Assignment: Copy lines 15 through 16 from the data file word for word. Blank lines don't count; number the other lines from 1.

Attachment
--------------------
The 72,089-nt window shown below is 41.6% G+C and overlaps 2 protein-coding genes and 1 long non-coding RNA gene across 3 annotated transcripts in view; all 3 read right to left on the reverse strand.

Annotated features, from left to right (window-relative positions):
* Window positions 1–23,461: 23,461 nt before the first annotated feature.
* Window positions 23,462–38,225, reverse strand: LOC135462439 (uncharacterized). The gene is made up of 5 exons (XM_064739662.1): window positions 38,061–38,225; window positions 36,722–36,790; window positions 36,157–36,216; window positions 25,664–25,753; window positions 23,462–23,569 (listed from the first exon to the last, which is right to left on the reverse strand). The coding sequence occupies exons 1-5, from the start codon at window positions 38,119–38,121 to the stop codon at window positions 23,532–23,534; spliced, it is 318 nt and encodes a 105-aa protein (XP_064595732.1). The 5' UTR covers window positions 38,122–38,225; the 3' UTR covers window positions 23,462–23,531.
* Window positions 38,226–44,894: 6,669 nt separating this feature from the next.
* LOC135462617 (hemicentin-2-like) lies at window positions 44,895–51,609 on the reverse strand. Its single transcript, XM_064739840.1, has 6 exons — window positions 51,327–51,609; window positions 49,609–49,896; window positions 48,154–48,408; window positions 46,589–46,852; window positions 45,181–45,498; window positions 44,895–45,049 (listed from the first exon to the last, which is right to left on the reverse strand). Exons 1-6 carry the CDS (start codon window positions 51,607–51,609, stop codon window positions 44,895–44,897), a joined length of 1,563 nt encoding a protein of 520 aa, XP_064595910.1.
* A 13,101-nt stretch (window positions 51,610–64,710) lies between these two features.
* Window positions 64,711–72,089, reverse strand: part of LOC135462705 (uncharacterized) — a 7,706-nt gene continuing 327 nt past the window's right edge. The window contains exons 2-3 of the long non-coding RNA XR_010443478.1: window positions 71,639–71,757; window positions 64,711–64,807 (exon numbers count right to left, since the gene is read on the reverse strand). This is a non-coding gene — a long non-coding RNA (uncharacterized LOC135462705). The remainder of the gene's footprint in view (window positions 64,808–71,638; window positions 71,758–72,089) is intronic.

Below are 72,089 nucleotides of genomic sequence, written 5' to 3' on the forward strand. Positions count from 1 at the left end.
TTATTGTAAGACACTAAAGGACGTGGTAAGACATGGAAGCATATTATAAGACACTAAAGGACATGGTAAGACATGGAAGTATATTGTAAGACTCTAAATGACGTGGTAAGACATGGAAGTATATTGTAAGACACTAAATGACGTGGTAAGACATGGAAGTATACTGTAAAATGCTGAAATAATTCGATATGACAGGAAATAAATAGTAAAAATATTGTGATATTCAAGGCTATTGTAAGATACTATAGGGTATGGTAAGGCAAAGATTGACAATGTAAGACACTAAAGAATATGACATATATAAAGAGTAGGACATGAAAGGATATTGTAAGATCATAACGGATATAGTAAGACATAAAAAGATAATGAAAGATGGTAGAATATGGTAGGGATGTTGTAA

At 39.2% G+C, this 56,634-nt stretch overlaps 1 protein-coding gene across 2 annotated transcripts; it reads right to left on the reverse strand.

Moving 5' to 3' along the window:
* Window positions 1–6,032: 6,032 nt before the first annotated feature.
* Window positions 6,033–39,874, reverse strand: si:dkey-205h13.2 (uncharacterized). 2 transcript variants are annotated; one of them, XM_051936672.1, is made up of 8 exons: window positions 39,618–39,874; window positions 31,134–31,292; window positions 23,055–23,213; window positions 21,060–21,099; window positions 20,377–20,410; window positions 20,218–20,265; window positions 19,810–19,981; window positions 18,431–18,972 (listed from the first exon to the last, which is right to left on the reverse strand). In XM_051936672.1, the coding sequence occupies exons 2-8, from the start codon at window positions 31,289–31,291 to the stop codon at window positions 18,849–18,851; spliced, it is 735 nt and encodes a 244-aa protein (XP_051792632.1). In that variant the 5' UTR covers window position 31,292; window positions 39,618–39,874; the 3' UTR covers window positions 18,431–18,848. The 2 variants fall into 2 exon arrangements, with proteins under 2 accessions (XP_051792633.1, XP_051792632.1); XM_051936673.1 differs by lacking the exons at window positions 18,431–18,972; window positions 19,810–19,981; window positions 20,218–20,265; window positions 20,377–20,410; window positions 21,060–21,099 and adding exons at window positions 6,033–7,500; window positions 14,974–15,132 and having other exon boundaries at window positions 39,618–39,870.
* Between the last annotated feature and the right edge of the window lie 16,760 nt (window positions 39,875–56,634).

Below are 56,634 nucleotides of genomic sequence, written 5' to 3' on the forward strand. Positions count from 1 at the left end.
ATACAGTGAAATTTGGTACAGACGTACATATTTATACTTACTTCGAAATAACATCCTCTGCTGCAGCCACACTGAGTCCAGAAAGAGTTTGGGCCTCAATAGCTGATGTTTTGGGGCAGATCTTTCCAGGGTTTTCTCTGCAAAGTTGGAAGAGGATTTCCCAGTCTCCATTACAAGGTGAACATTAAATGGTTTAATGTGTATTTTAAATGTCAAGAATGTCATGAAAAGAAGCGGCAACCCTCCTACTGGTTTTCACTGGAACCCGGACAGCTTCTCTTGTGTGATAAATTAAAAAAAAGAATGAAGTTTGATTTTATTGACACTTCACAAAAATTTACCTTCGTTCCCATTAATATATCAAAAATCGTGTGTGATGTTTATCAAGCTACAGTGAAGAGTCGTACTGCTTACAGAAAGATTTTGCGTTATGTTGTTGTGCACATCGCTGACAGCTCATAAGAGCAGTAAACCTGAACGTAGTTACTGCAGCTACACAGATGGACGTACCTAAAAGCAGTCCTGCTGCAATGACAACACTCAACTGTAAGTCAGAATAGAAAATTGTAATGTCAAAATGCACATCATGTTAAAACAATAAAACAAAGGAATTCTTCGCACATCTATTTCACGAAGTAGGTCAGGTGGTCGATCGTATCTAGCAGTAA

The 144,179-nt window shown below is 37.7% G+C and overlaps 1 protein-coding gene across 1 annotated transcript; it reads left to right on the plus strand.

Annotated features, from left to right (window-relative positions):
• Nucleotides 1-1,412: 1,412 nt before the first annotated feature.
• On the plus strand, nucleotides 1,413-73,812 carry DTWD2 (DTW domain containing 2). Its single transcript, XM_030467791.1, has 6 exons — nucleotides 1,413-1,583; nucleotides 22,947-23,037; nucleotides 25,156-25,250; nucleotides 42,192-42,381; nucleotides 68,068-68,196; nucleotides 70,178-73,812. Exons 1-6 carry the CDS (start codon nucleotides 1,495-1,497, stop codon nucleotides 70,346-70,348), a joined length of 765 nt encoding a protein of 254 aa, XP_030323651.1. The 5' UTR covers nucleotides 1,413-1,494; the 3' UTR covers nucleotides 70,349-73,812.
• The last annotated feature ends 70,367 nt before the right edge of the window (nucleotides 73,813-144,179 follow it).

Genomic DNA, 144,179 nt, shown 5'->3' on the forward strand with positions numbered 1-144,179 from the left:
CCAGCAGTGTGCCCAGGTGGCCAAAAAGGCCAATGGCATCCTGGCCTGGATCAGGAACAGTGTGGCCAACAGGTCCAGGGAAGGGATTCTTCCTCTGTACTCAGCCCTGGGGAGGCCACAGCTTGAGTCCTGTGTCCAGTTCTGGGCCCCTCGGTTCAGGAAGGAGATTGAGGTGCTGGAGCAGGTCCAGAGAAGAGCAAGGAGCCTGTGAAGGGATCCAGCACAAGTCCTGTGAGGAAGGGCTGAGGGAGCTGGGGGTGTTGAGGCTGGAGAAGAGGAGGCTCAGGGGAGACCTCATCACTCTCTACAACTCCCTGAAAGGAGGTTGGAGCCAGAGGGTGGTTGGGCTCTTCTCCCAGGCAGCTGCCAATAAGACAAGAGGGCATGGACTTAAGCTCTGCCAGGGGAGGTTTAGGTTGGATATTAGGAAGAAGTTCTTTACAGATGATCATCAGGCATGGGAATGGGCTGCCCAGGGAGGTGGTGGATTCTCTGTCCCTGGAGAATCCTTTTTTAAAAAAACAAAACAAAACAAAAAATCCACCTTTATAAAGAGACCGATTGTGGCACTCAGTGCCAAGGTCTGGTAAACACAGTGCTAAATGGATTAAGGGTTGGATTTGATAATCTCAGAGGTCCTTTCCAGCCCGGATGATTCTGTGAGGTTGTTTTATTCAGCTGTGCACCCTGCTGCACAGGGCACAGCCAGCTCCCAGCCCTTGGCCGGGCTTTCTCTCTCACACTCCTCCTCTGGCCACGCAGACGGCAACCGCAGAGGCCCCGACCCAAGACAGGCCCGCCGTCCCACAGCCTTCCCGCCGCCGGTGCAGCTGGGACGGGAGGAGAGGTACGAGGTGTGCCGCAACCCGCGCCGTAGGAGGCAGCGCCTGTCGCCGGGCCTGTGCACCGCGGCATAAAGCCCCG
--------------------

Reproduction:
* Between the last annotated feature and the right edge of the window lie 16,760 nt (window positions 39,875–56,634).

Below are 56,634 nucleotides of genomic sequence, written 5' to 3' on the forward strand. Positions count from 1 at the left end.